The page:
# Talk:Dog whistle

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## Frequency range

Isn't 5800 Hz to 12400 Hz well within the range of human hearing? I did a google search and a lot of sites have these same numbers so I'm not sure that this is inaccurate. Can anyone explain? I've read that a dog's hearing range extends up to 45 kHz, so I would guess an ultrasonic dog whistle would have a frequency of somewhere between 20kHz and 45kHz.

Interesting question. The dog article quotes these numbers for hearing (which numbers vary depending on my source; I'm going to re-edit that section of the article)): dogs hear in the "70-100,000 Hz frequency range (compared to 16-20,000 Hz for humans." I found one book (The Dog, David Alderton) that says that dogs & humans hear down to about 20 Hz and that dog whistles around 30Hz are "virtually inaudible to the human ear"; another book (The New Dog Handbook, Hans-J. Ullman), says dogs hear 70Hz to 100Hz and that they can hear "soundless" dog whistles "in the supersonic range of about 30,000 Hz." So... either someone's confused about 30 Hz vs 30KHz, or else there are whistles in both ranges?! More research needed somewhere but I don't know where. Elf | Talk 14:31, 4 Feb 2005 (UTC)
30Hz is definately wrong - that would be a really deep bass boom. Podkayne 02:07, 14 January 2006 (UTC)

Hello, I just added a link to my article on specific dog training issues regarding the dog whistle. My website is young but I hope you will find my article to bring a few new things to the dog whistle topic. Thanks - Michael

I agree, this makes no sense at all. Dog whistles must operate at a higher frequency than humans can hear (over 20,000 Hz) or WE WOULD HEAR THE WHISTLE. So at what frequency do "silent" dog whistles operate? It's defintely not 5800 Hz to 12,400 Hz, that's for sure! -- Tom

BTW, I have a "dog whistle" (advertised as such) that I can hear perfectly clearly no matter what range I adjust it to. There might be "silent" dog whistles but so far I haven't found one in any store. Elf | Talk 02:53, 5 January 2006 (UTC)
I have a dog squeak toy called "no noyz" and it is absolutely totally inaudible to me but my dog can hear it plain as day. It's quite bizarre. It must be operating well above 20KHz. Eli_lilly
I just checked the manufacturer's web page and it says the toy outputs sound between 25,000Hz to 35,000Hz. Again, it's not a dog whistle but an silent dog whistle clearly isn't operating at the ranges stated in the article here. Eli_lilly
Silent or not, I'm sure there is always someone who can come up with yet another whistle with a different frequency range and a fancy brand name, but the main point is that a significant amount of noise is emitted in the ultrasonic range. If the whistle is audible to the human ear it's only some frequency components. The article as it was was one big contradiction. I adjusted the frequencies to match the german article. --Dschwen 17:39, 25 January 2006 (UTC)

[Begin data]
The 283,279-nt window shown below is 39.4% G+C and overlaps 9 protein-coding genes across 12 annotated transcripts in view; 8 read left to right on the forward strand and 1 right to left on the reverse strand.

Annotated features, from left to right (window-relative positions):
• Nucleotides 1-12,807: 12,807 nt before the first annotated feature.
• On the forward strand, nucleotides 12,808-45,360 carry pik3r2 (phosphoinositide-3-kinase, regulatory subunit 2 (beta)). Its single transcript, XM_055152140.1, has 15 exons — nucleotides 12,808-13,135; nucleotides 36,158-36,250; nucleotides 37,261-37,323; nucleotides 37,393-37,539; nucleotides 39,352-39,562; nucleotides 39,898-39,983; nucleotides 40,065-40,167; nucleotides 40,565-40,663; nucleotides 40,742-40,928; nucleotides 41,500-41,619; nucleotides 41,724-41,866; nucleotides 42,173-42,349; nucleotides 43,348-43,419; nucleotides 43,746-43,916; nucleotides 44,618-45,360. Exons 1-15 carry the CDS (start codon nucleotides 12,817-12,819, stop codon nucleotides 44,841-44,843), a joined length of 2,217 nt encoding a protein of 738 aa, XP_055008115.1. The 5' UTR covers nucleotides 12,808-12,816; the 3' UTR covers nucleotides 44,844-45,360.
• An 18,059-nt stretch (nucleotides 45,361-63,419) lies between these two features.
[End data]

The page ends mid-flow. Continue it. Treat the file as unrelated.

Thanks. Elf | Talk 18:29, 25 January 2006 (UTC)
I think what's happening is in the article it states _kHz, (_,000Hz). So, it is abbreviating 1,000 to 1, hence the k. 73.170.242.234 (talk) 04:21, 29 December 2015 (UTC)Devin L.

## controlling neighbors

How can I interfere with a frequency if one of my neighbors is attempting to use a dog whistle on MY dog!! —Preceding unsigned comment added by 76.231.248.195 (talk) 23:43, 15 September 2008 (UTC) Ask them politely to stop, then if they don't listen use any sort of voice-amplifying device to scream very loud at your neighbour's house, see how they like that. —Preceding unsigned comment added by 190.18.33.45 (talk) 21:11, 19 November 2008 (UTC)

## how to detect a dog whistle

humans hear on 20hz to 20Khz (20,000 hz) dogs can hear on 40 hz to 60 Khz (60,000 hz) a dog whistle operates anywhere between 23khz to 54 Khz (23,000 hz to 54,000hz)most bat detectors are well over on both sides and can detect it as little clicks like for radiation and you can even build your own — Preceding unsigned comment added by Fayriekai (talkcontribs) 13:17, 21 July 2012 (UTC)

## metaphor

What does DW mean when used metaphorically, e.g., ' His comments in Washington came as the Congressional Black Caucus Foundation was gathering for its annual legislative meeting.

“One of the things that we all are used to in this business is dog whistles, ...' ( https://www.washingtonpost.com/politics/trump-never-wrong-never-sorry-never-responsible/2016/09/16/88446d0e-7c1c-11e6-ac8e-cf8e0dd91dc7_story.html?wpisrc=nl_headlines&wpmm=1)64.53.191.77 (talk) 15:01, 17 September 2016 (UTC)

See the article Dog-whistle politics, linked at the top of the page. --ChetvornoTALK 21:55, 17 September 2016 (UTC)